But we’re not looking at property on a yearly basis; we’re taking a long-term view. Over the long term, income growth for the right assets can be a good hedge against inflation. Under our central case scenario for modest GDP growth and 3.5% inflation, we think property will do reasonably well.” Since 1947, the starting year for the IPF’s analysis, all of property’s real total return has come from income, not capital growth.
This is true for most years and sub-periods. But rents don’t grow precisely in line with inflation, particularly in periods of unusually high inflation. This could be due to the UK’s long lease structure, the report noted. “With property, it’s about trying to inflation-proof the income stream, which you can do by using RPI-linked leases, and, in a slow-growth environment, by focusing on longer leases,” says Bjorkegren.
“It takes time for inflation perceptions to build into and fall away from the system. So it was not while inflation was accelerating that real estate generated income protection; it was actually in the years after inflation came off its peak that you saw that income surge. If you have shorter leases, you’re not going to see that to the same extent.”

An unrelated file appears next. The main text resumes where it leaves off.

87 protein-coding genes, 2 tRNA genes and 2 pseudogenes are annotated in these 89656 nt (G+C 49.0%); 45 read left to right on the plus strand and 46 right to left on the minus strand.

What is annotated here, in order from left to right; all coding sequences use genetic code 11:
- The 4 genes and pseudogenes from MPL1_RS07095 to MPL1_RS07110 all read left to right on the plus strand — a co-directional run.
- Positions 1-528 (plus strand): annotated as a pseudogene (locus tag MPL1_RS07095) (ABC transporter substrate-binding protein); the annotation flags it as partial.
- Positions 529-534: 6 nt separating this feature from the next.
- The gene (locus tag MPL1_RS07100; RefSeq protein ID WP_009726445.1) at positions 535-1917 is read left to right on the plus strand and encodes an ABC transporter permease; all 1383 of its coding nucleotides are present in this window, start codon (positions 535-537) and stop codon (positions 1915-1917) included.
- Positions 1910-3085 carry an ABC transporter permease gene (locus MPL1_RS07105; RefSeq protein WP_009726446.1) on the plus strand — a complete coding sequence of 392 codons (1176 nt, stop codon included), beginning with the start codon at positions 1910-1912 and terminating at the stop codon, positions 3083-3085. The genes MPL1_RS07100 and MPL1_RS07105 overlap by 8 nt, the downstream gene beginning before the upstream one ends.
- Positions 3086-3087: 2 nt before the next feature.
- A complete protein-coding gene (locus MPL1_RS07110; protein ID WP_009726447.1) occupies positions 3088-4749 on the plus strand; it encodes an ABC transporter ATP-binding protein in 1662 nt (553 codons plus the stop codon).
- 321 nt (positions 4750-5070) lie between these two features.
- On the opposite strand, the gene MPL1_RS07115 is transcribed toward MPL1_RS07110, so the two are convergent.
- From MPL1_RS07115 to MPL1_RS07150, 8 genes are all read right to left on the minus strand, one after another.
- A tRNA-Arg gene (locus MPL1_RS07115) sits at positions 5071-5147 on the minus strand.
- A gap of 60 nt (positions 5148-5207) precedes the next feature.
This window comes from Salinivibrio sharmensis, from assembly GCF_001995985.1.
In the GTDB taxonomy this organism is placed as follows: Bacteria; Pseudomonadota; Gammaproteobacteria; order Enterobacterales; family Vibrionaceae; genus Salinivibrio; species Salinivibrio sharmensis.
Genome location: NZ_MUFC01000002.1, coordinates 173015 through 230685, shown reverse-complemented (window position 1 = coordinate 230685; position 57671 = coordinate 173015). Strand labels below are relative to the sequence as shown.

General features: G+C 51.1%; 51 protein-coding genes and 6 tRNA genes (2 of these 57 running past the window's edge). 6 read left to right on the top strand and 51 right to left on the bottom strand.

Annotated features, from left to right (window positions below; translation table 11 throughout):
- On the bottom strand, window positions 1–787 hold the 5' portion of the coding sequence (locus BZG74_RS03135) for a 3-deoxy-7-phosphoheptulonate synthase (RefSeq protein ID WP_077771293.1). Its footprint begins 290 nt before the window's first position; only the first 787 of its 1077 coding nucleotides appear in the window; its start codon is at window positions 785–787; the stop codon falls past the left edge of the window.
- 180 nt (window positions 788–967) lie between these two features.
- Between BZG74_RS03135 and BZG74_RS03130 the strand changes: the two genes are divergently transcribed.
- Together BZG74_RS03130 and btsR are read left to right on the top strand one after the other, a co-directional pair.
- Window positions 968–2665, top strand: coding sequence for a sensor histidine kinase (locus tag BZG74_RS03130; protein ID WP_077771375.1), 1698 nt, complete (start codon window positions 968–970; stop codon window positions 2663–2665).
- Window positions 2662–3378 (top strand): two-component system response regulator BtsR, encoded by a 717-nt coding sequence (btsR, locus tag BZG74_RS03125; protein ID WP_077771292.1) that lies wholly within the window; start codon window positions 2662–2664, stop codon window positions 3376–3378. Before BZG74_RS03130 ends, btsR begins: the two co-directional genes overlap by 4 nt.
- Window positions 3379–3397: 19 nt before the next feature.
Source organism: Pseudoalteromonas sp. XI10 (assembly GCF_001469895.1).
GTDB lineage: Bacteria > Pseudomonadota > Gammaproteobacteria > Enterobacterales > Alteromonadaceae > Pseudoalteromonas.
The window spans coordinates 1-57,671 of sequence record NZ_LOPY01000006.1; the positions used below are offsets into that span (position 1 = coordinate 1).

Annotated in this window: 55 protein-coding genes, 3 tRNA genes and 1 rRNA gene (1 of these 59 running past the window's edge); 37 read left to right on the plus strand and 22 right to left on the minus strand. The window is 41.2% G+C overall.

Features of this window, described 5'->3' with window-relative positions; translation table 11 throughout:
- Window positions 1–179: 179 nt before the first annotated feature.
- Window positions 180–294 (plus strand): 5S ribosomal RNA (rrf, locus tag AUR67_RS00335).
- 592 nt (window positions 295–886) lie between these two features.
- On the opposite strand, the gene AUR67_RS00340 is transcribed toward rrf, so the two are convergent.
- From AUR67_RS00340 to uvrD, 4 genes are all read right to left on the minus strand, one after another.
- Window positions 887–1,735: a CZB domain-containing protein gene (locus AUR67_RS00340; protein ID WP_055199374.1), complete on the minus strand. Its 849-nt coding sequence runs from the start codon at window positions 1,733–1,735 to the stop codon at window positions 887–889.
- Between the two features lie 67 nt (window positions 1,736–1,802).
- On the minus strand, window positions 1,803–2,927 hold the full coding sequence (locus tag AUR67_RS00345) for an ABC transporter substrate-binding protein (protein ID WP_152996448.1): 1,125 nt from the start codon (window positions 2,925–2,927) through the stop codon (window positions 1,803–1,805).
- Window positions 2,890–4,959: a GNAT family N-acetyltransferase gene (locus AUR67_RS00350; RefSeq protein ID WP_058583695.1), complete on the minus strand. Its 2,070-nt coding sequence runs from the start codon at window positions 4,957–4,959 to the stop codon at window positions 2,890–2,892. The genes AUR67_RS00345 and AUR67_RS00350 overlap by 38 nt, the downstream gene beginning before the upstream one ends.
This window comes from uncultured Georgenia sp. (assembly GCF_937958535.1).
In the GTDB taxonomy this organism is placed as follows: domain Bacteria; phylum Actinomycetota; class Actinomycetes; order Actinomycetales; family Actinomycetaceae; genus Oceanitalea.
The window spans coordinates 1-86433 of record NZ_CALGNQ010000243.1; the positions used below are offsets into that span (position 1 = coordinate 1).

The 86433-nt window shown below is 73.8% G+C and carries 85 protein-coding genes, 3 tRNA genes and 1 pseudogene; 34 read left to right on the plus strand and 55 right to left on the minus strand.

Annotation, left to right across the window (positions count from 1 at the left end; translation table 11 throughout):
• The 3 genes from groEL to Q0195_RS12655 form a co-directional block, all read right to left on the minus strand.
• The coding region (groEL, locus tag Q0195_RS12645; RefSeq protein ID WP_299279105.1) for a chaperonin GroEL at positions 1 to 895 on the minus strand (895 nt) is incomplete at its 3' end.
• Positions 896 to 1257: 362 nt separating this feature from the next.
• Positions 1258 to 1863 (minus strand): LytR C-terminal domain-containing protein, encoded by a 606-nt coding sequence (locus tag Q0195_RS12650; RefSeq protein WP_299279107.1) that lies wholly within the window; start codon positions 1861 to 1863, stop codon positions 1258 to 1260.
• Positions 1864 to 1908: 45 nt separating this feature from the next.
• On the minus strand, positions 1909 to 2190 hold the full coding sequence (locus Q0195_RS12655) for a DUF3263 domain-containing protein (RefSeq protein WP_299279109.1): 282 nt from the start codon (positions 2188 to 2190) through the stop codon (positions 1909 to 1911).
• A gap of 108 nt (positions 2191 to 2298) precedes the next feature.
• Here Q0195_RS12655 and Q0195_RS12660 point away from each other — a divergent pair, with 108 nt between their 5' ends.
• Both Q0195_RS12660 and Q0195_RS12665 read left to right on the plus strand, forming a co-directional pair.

However, the verdict on lease lengths is not straightforward. They can help maintain and protect income, but short leases work well in markets where there is economic growth and demand for property. “The strong trend towards shorter leases increases landlords’ bargaining power if leases are outside the Landlord and Tenant Act’s renewal provisions and there is competition for space,” says Chris Bartram, chairman of Orchard Street Investment Management. “In such situations, rents can be expected to rise more than inflation.”
West End offers ‘super hedge’
One UK market does seem to offer a ‘super hedge’: West End offices. The IPF’s research says this is because it is a prime location where supply is constricted and cannot adjust quickly to demand changes. In contrast, prime City offices are not a good hedge. They do, however, have a “very positive, very significant” relationship with UK GDP growth, according to the IPF.